Posts like that are needed. But this is not one of those. Sometimes I think we try to fix the problems in our groups without going deeply enough to identify the real issues. So we medicate the lack of community, while we become numb to what the Spirit of God really wants to do.
The problem though is that the Spirit of God usually does not work as fast as we want him to. We want to "get over" the problem of the lack of community. While God wants to lead us into the painful reality that we are not very good at living in community. He wants to reveal show us that we don't know how to love others very well. That "considering others as more important than ourselves" (Phil 2) does not come naturally. That we cannot fix our need to protect ourselves.
We want the glorious experience of resurrection community, but we would like to jump over the cross and the grave to get to it. So we think in terms of, "If I just do a few things that have worked in other groups, then maybe we will experience community."
Here's the deep reality about life: There are forces at work in our culture that undermine bonding. Things like busyness, working long hours, stress from debt, long commutes, and the like. On top of this, the rootlessness of our society always provides a way out when things get tough in our relationships. So if one group becomes frustrating, all we have to do is switch to another.
In my opinion, these forces are much more than cultural. They are spiritual. C. S. Lewis once wrote, "Enemy-occupied territory—that is what this world is. Christianity is the story of how the rightful king has landed, and you might say landed in disguise, and is calling us all to take part in a great campaign of sabotage."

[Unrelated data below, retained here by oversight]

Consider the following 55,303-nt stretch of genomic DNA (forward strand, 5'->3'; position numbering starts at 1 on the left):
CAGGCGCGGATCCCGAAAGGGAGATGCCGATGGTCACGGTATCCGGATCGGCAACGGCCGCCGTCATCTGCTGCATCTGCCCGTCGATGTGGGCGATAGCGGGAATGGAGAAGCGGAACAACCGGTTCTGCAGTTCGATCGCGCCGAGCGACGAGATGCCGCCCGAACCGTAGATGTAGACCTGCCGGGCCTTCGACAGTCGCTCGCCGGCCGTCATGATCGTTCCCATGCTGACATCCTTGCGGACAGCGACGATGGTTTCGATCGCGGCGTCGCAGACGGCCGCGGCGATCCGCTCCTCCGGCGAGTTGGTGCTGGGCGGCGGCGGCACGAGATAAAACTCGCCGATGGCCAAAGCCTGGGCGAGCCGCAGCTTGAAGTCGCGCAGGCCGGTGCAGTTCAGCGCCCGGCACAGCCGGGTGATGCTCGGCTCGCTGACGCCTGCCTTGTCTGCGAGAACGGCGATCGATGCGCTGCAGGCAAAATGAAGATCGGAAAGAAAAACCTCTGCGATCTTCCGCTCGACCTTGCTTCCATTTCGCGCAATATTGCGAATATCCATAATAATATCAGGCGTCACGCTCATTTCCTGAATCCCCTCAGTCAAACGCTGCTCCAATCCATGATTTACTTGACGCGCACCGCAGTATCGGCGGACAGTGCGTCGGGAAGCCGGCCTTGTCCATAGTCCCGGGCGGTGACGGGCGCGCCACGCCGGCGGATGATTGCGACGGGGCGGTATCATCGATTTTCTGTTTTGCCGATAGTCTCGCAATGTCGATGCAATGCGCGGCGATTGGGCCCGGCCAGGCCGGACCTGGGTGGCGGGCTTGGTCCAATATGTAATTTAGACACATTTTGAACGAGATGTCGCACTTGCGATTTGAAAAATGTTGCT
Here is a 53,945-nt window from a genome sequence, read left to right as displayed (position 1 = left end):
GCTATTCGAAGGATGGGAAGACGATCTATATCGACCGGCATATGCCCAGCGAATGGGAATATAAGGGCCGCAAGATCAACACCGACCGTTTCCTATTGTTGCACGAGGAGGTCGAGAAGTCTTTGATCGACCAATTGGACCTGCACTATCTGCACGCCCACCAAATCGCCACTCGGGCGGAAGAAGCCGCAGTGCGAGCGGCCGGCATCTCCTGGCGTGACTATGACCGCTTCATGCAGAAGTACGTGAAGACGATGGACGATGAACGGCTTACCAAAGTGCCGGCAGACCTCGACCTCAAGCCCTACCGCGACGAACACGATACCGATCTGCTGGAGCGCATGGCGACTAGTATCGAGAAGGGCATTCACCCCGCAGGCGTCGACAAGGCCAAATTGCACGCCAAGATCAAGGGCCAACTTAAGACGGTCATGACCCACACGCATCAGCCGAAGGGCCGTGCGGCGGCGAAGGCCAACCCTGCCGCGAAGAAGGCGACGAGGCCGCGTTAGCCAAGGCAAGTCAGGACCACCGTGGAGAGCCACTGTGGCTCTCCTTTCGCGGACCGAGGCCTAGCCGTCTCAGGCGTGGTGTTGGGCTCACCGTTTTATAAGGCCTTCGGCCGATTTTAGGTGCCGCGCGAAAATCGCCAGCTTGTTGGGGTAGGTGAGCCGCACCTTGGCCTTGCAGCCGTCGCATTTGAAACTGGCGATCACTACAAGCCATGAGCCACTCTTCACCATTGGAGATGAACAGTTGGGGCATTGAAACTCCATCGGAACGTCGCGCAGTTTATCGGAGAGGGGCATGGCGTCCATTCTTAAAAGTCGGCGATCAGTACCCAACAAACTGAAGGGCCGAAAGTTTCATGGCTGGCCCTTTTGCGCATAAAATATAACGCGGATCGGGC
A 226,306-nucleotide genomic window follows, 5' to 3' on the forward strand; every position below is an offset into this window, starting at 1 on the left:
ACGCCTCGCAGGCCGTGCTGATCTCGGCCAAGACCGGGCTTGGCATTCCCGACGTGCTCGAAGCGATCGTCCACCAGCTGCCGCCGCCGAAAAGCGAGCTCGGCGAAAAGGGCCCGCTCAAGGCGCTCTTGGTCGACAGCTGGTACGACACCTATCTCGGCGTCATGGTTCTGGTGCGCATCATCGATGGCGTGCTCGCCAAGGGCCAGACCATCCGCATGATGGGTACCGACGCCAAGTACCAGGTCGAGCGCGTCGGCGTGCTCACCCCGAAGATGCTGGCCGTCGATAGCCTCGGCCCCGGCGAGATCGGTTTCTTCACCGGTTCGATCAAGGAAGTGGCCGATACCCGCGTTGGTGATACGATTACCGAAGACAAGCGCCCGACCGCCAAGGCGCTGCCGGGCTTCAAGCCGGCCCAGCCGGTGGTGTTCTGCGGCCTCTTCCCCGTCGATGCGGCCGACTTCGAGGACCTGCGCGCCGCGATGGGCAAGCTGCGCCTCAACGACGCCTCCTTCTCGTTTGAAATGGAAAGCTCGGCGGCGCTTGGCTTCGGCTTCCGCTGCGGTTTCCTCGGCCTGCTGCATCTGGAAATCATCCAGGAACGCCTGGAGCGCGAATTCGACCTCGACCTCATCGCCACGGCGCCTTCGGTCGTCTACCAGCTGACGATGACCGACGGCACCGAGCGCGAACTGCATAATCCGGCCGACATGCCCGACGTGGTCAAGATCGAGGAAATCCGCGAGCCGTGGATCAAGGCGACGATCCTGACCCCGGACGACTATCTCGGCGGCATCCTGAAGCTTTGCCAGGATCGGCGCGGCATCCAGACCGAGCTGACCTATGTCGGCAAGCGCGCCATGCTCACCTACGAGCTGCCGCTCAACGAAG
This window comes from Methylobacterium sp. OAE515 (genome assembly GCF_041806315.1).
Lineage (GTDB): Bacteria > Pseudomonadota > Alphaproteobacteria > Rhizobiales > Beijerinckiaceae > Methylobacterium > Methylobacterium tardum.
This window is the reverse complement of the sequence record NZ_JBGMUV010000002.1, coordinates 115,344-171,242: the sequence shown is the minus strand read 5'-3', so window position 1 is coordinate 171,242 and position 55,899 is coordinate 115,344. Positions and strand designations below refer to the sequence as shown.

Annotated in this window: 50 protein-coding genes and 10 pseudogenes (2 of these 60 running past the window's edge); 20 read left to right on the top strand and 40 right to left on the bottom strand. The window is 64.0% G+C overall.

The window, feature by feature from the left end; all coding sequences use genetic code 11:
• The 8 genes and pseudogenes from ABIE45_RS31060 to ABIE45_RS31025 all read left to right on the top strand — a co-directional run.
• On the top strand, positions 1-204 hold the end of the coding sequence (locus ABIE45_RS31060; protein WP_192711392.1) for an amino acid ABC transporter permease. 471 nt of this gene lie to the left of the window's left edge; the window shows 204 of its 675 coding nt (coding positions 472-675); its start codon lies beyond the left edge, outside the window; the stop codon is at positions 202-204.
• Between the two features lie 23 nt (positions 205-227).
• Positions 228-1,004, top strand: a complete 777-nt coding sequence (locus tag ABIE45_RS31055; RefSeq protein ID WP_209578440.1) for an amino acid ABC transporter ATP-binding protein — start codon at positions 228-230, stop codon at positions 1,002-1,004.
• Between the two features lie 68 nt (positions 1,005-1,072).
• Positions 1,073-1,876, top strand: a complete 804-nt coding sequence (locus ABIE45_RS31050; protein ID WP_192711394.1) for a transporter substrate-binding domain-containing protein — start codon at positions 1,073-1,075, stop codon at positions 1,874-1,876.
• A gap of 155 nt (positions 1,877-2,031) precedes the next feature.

Living in community is an act of spiritual warfare and adopting a few ideas that are quick fixes to the problem might provide a short-term solution, but it won't train us in the ways of the kingdom. This is what Jesus came and demonstrated with his followers. "Over against the forces and powers ..., Jesus introduces an alternative pattern of communal life, a distinct set of personal habits and relations, and a different story in terms of which to make sense of all things on earth and under heaven." (Barry Harvey, Can These Bones Live, 78).
Through us and by the Spirit, Jesus enters into enemy-occupied territory to train us to be a community that lives in a distinct way in the midst of the patterns of the world. We are not to be conformed to the pattern of self as defined as independent from the community (see previous post). We are to be transformed by the renewing of our minds, and this happens through community. When we read Romans 12:1-2 in the context of the entire chapter, we see that transformation is set in the midst of community. Transformation is not an individualistic experience.
So, what do we do as leaders to re-shape our group life? I'd like to offer four ideas that focus on the need to waste time with one another. If we are going to actually be a community, we have to learn how to be with one another without an agenda, without a purpose, without a need to produce something. In other words, one of the key ways to "take part in a great campaign of sabotage" is to learn to love one another in the midst of sharing the normal stuff of life. Here are some ideas:
- Hold a meeting that is centered around the question: What do you like to do in your spare time? Invite people to bring an artifact from their spare time experience, i.e. display something from their hobby, show clip from their favorite movie, read a passage from a book. Then talk about how your personal passions can be shared with others in the group.
- Have a party. Who's birthday is next on the calendar? That person gets to be celebrated in a unique way. Or host a game night.
- Spend the next three meetings sharing your story about how you came to know Jesus and what you feel like he is doing in your life right now.
- Eat together, eat together, eat together!!!!!!!!!!!
Picture Credit: J L via Compfight